Which country has the least population per square mile?
The tiny Pacific island nation of Niue, spanning only 100 square miles, has the smallest population of all the least densely populated countries on earth – and that’s down from over 5,000 people in the 1960’s.
The country is self-governing but in free association with New Zealand..
What city has the lowest population density?
The least-populated place in the United States is Alaska’s Yukon-Koyukuk Census Area. At over 145,000 square miles, it’s larger than New York, Pennsylvania, Maryland and Virginia — combined. But it’s home to only 5,547 people, for a population density of fewer than 4 people every 100 miles.
What are the 10 least populated countries?
Saint Kitts and Nevis. Population: 54, 821. … Marshall Islands. Population: 53,066. … Liechtenstein. Population: 37,815. … Monaco. Population: 37,623. … San Marino. Population: 33,285. … Palau. Population: 21,097. … Nauru. Population: 11,347. … Tuvalu. Population: 10,640.More items…•
Which country in the UK has the lowest population density?
United Kingdom (UK): population density 2019, by country Of the countries which make up the United Kingdom, England is by far the most densely populated at 432 people per square kilometer. Scotland, by contrast, is the most sparsely populated country in the United Kingdom, with only 70 people per square kilometer.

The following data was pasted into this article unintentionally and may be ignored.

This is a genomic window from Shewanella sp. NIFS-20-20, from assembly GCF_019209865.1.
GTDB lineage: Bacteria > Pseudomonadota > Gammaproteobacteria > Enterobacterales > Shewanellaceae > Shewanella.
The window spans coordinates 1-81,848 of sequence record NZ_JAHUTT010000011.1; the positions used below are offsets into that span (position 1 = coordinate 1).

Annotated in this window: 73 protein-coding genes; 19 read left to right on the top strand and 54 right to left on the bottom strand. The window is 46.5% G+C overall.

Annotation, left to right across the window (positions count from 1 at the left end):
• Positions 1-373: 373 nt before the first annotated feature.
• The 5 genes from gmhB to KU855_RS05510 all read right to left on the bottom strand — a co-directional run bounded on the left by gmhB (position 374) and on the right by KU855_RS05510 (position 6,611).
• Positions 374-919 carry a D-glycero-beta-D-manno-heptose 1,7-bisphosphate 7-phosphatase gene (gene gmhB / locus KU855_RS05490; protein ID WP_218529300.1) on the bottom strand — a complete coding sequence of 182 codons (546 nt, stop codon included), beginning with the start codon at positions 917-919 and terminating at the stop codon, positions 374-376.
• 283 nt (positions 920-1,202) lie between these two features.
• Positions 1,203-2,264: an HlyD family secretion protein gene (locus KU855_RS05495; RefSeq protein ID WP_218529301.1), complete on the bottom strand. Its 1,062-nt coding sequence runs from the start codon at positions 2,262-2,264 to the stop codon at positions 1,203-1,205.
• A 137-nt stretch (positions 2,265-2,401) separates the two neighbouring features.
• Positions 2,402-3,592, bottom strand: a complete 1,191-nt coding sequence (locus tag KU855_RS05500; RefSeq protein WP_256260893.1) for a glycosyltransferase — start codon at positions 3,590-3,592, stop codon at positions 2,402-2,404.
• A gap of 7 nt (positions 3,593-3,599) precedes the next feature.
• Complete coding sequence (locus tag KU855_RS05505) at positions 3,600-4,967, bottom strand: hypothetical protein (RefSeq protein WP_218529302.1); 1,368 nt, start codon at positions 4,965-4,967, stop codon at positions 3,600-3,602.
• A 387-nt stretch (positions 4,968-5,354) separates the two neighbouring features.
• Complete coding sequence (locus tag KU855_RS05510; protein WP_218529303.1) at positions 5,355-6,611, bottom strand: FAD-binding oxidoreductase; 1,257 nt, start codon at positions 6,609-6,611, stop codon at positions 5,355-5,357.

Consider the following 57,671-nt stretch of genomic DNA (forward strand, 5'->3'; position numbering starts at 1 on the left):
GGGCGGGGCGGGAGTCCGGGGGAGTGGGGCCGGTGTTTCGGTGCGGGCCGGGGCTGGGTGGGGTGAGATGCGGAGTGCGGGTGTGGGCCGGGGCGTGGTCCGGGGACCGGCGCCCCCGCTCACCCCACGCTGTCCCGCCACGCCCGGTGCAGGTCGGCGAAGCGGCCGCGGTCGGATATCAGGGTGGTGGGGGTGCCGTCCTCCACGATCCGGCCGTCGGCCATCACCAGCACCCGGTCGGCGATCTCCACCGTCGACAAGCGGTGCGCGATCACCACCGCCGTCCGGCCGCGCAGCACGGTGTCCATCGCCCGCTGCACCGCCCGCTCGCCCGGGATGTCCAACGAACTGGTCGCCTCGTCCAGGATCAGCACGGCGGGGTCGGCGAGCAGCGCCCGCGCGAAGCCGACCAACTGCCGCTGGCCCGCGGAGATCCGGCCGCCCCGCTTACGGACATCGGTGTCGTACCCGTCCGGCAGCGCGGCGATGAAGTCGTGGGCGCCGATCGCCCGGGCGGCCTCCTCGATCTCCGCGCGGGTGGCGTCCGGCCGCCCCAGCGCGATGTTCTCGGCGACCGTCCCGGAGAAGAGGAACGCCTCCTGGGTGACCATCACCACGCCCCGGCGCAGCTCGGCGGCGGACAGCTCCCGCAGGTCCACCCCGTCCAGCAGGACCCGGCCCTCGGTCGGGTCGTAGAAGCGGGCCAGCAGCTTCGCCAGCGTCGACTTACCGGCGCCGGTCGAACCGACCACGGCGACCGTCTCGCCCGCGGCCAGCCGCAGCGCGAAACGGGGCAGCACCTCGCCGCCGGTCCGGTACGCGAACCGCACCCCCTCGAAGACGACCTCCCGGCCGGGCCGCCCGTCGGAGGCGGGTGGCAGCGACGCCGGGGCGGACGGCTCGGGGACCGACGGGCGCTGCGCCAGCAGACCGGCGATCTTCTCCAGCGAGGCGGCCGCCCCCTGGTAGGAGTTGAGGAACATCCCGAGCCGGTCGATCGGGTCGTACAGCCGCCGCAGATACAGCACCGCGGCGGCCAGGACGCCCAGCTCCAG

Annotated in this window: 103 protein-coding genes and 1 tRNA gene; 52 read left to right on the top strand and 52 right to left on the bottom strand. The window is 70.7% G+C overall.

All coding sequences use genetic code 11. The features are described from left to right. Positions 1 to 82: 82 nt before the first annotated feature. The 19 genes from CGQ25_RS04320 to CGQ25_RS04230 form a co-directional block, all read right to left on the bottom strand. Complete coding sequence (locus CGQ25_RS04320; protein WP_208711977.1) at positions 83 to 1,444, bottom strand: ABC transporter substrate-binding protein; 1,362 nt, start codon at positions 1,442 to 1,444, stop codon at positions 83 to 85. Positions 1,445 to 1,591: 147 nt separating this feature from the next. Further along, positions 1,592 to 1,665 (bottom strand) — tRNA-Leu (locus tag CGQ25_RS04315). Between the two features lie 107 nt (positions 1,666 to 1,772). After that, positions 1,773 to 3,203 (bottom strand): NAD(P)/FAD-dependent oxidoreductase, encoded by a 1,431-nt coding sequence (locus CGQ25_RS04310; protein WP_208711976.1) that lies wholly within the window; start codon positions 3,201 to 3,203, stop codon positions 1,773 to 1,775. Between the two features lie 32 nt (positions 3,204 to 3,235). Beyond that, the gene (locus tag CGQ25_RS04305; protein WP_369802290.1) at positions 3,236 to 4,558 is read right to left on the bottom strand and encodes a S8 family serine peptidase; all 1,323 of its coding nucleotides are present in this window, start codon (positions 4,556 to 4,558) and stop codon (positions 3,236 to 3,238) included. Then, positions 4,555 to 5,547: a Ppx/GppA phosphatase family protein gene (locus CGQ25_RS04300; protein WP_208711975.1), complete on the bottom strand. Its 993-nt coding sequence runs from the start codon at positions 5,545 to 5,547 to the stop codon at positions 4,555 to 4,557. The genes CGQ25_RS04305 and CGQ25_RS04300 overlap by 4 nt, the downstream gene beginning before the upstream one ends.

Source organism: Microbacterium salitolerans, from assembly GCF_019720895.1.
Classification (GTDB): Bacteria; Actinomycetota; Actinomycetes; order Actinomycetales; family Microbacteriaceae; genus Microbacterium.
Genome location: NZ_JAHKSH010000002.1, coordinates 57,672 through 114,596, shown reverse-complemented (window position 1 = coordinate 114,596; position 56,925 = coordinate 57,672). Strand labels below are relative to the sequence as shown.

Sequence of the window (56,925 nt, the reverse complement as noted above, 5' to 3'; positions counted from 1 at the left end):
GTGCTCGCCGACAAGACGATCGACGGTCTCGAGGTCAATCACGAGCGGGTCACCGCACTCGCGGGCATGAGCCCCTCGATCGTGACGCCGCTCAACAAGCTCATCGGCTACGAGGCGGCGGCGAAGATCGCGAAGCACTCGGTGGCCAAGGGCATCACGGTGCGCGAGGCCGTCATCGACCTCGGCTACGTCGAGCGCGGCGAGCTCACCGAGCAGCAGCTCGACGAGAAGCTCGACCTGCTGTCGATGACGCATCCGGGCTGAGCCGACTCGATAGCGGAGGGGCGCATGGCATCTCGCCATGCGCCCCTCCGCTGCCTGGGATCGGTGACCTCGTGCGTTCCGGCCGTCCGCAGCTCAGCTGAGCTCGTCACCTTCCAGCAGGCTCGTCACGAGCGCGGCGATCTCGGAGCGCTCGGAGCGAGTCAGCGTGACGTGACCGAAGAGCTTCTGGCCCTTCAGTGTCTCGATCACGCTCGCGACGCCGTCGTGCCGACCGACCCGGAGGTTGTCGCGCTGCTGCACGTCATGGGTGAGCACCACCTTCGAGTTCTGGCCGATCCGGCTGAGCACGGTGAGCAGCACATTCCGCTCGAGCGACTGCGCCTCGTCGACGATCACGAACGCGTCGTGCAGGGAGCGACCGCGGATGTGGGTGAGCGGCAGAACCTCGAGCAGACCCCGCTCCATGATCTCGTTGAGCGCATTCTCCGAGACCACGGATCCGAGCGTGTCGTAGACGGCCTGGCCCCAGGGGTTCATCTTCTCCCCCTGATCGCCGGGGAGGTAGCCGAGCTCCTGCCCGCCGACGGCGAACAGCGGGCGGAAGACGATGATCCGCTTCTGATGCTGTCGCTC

What is the most overpopulated country?
BangladeshOf the larger countries1, Bangladesh is the most densely-populated with 1,252 people per square kilometer; this is almost three times as dense as its neighbour, India. It’s followed by Lebanon (595), South Korea (528), the Netherlands (508) and Rwanda (495 per km2) completing the top five.
Why is India so populated?
Thus, the population growth experienced in India can largely be explained by variations in birth and death rates. In 1900, India’s population was roughly 238 million. … Other reasons that have contributed to high birth rates are early marriages, lack of awareness, poverty and illiteracy, and illegal migration.